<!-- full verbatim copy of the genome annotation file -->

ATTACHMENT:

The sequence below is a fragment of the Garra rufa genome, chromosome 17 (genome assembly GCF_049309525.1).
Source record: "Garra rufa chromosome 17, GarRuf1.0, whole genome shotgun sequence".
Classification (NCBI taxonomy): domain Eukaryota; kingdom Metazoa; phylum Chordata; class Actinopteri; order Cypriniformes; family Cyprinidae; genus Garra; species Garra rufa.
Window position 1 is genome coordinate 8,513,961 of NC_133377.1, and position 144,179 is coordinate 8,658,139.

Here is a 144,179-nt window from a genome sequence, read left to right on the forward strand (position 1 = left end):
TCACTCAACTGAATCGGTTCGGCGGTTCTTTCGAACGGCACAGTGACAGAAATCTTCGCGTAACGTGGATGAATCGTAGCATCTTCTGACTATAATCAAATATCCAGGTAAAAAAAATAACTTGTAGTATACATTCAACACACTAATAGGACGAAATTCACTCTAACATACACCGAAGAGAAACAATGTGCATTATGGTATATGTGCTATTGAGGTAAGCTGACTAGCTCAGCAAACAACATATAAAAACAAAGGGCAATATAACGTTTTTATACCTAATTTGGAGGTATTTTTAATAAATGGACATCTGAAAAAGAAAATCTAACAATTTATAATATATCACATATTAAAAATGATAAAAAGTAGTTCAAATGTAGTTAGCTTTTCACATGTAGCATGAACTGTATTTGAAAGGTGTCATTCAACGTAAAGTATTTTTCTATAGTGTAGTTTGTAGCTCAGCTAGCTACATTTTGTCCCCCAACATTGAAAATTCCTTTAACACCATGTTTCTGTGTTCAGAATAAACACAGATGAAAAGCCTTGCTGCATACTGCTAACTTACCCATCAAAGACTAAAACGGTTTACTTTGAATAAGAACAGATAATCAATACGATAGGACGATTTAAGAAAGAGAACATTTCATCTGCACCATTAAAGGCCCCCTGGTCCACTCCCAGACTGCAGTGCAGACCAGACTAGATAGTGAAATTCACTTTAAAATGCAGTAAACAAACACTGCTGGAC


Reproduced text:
The sequence below is a fragment of the Garra rufa genome, chromosome 17 (genome assembly GCF_049309525.1).
Source record: "Garra rufa chromosome 17, GarRuf1.0, whole genome shotgun sequence".
Classification (NCBI taxonomy): domain Eukaryota; kingdom Metazoa; phylum Chordata; class Actinopteri; order Cypriniformes; family Cyprinidae; genus Garra; species Garra rufa.
Window position 1 is genome coordinate 8,513,961 of NC_133377.1, and position 144,179 is coordinate 8,658,139.

Here is a 144,179-nt window from a genome sequence, read left to right on the forward strand (position 1 = left end):
TCACTCAACTGAATCGGTTCGGCGGTTCTTTCGAACGGCACAGTGACAGAAATCTTCGCGTAACGTGGATGAATCGTAGCATCTTCTGACTATAATCAAATATCCAGGTAAAAAAAATAACTTGTAGTATACATTCAACACACTAATAGGACGAAATTCACTCTAACATACACCGAAGAGAAACAATGTGCATTATGGTATATGTGCTATTGAGGTAAGCTGACTAGCTCAGCAAACAACATATAAAAACAAAGGGCAATATAACGTTTTTATACCTAATTTGGAGGTATTTTTAATAAATGGACATCTGAAAAAGAAAATCTAACAATTTATAATATATCACATATTAAAAATGATAAAAAGTAGTTCAAATGTAGTTAGCTTTTCACATGTAGCATGAACTGTATTTGAAAGGTGTCATTCAACGTAAAGTATTTTTCTATAGTGTAGTTTGTAGCTCAGCTAGCTACATTTTGTCCCCCAACATTGAAAATTCCTTTAACACCATGTTTCTGTGTTCAGAATAAACACAGATGAAAAGCCTTGCTGCATACTGCTAACTTACCCATCAAAGACTAAAACGGTTTACTTTGAATAAGAACAGATAATCAATACGATAGGACGATTTAAGAAAGAGAACATTTCATCTGCACCATTAAAGGCCCCCTGGTCCACTCCCAGACTGCAGTGCAGACCAGACTAGATAGTGAAATTCACTTTAAAATGCAGTAAACAAACACTGCTGGAC